The Saint of the Day
St. Jerome – September 30
Prof. Plinio Corrêa de Oliveira
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St. Jerome, Confessor and Doctor of the Church (c. 341-420) is considered the Church’s greatest Doctor of Scriptures.
He conferred this praise upon St. Augustine: “As I have done, you applied all your energy to make the enemies of the Church your personal enemies.” This eulogy is consistent with the counsel of St. Augustine: “You must hate the evil, but love the one who errs.”
St. Jerome, Confessor and Doctor of the Church
Master Theoderich, 14th century
Regarding St. Jerome the Roman Breviary says: “He pummeled the heretics with his most harsh writings.”
Comments of Prof. Plinio:
In the Catholic Church, St. Jerome is the representative par excellence of the polemical spirit, and in this sense he is a symbol against progressivist ecumenical dialogue. His writings are so straightforward, energetic, and intransigent that some people imagine that a saint could not write as he did. Almost everyone of his time trembled before him.
Once St. Augustine, with whom he had an ongoing correspondence, amiably told him that with half the energy St. Jerome used in one of his letters, he would already be convinced of his argument. I also remember that once I read that a pious lady sent St. Jerome a gift: some young doves and a basket of cherries. He wrote back asking her what she was thinking when she sent those delicate things to him. He was suspicious that she might want to corrupt the austerity of his penitent life. He immediately gave the presents to the poor.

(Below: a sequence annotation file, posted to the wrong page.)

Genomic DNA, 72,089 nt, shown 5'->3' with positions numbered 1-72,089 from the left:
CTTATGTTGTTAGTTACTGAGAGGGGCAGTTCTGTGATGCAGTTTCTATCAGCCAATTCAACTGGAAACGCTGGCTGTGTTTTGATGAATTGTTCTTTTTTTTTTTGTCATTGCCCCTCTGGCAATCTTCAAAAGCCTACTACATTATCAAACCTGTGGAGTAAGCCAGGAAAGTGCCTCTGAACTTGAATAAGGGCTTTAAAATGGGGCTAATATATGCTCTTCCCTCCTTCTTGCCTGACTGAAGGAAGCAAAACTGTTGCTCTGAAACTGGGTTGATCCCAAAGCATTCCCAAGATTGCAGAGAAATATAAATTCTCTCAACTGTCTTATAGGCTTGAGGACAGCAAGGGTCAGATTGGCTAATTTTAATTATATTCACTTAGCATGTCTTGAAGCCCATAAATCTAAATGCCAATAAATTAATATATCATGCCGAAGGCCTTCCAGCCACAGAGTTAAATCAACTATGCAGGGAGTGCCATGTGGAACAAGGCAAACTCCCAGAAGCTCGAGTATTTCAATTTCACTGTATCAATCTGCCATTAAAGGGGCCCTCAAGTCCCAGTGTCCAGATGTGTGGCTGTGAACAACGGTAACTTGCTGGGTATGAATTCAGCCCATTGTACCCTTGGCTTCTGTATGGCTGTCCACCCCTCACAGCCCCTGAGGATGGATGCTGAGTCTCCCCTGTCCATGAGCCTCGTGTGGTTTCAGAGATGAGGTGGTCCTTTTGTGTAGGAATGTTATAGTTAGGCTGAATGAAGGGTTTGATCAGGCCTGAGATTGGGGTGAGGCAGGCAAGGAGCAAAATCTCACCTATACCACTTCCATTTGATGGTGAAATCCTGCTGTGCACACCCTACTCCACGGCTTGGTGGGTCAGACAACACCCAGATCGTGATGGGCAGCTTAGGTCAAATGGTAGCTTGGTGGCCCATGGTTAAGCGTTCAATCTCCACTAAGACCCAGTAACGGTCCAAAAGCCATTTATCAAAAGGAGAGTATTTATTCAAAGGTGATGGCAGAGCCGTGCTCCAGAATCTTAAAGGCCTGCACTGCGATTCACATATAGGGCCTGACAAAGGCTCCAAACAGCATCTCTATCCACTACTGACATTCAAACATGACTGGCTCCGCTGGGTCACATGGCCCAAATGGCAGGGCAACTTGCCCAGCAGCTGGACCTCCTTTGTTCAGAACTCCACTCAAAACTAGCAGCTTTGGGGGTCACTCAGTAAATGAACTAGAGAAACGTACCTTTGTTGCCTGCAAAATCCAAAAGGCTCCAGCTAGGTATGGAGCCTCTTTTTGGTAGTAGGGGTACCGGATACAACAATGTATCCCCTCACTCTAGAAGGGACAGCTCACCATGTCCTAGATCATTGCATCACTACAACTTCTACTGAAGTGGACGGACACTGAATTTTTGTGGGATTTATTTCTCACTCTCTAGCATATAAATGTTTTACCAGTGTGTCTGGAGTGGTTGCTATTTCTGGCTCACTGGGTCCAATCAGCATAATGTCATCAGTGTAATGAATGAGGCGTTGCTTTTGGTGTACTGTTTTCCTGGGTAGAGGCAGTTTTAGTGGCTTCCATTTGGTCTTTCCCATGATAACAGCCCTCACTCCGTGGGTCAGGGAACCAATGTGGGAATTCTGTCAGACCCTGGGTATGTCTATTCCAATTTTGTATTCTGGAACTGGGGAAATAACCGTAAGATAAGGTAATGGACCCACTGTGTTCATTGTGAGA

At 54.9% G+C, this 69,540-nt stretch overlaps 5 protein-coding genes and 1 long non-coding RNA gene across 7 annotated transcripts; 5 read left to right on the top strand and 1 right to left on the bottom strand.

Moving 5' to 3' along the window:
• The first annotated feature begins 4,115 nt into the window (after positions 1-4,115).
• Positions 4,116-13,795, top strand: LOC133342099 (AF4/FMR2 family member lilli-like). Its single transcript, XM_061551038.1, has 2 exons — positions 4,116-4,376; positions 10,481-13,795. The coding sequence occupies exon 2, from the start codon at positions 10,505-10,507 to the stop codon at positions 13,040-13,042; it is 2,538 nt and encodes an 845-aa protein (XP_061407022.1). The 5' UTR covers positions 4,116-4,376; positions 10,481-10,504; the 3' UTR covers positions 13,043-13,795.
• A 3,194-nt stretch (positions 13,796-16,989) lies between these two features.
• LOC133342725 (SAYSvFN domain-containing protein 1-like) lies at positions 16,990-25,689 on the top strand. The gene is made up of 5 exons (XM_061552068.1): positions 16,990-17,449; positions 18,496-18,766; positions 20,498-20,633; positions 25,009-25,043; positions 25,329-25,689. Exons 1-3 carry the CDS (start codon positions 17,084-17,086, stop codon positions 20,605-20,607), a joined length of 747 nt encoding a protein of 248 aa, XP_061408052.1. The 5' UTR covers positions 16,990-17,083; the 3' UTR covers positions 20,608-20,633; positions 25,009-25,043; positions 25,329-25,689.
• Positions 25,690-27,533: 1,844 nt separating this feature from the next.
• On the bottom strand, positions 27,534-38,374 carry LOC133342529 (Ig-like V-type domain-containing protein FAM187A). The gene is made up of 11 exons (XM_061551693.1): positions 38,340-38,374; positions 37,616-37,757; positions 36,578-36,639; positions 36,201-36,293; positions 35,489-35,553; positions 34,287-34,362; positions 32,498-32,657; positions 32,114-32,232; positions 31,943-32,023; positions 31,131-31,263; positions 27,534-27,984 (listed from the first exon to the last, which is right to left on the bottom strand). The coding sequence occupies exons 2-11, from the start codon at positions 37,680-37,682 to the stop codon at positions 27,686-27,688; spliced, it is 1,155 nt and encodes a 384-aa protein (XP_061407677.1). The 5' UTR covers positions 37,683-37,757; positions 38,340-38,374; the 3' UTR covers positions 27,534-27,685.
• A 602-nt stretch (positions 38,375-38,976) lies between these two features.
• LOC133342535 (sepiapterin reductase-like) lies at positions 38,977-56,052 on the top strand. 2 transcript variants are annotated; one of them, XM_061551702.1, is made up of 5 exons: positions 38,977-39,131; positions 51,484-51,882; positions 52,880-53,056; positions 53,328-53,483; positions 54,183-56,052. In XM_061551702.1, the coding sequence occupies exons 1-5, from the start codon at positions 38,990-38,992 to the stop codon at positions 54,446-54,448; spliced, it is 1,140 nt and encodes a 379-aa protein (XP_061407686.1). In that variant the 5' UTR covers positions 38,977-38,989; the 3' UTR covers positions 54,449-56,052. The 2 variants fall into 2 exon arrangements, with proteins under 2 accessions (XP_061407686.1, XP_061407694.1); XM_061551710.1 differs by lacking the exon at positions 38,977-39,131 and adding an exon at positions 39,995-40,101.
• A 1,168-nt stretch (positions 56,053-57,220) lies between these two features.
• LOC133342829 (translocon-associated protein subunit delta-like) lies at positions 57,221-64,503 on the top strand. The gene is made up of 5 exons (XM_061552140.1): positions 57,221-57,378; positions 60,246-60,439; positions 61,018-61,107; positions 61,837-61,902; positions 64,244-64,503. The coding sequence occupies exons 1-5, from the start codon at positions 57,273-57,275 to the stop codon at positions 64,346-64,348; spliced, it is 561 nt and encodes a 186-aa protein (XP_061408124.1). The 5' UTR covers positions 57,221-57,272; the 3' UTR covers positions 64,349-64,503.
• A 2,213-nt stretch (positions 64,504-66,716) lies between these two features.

One of my first encounters with Progressivism was with the reformist liturgical mentality that was being accepted by many monks in the Benedictine Monastery in Sao Paulo. I was talking with the Abbot and he told me that some works of St. Jerome were being read in the refectory of the monastery during the midday meal. He commented that the monks had become furious over the readings. In my naiveté, I thought that their hatred was directed toward the heretics St. Jerome combated, but I soon realized that I was wrong. Their hatred was against St. Jerome himself, because they had sympathy for the heretics.
The combativity of St. Jerome was an expression of his consuming zeal for the House of God. This kind of militancy is one of the most legitimate and saintly expressions of that zeal. Since his energy was inspired by love for God and not by personal resentments, it was a very holy thing. If force is exerted because of personal resentments, it is a completely different thing.
That saintly militancy made him a living sword of God. I know of no higher praise than to say that a man is the living sword of God, cutting, piercing, wounding, and destroying His enemies. St. Jerome represents the pinnacle of the polemic spirit, and as such he is the Patron Saint of the counter-revolutionary fight.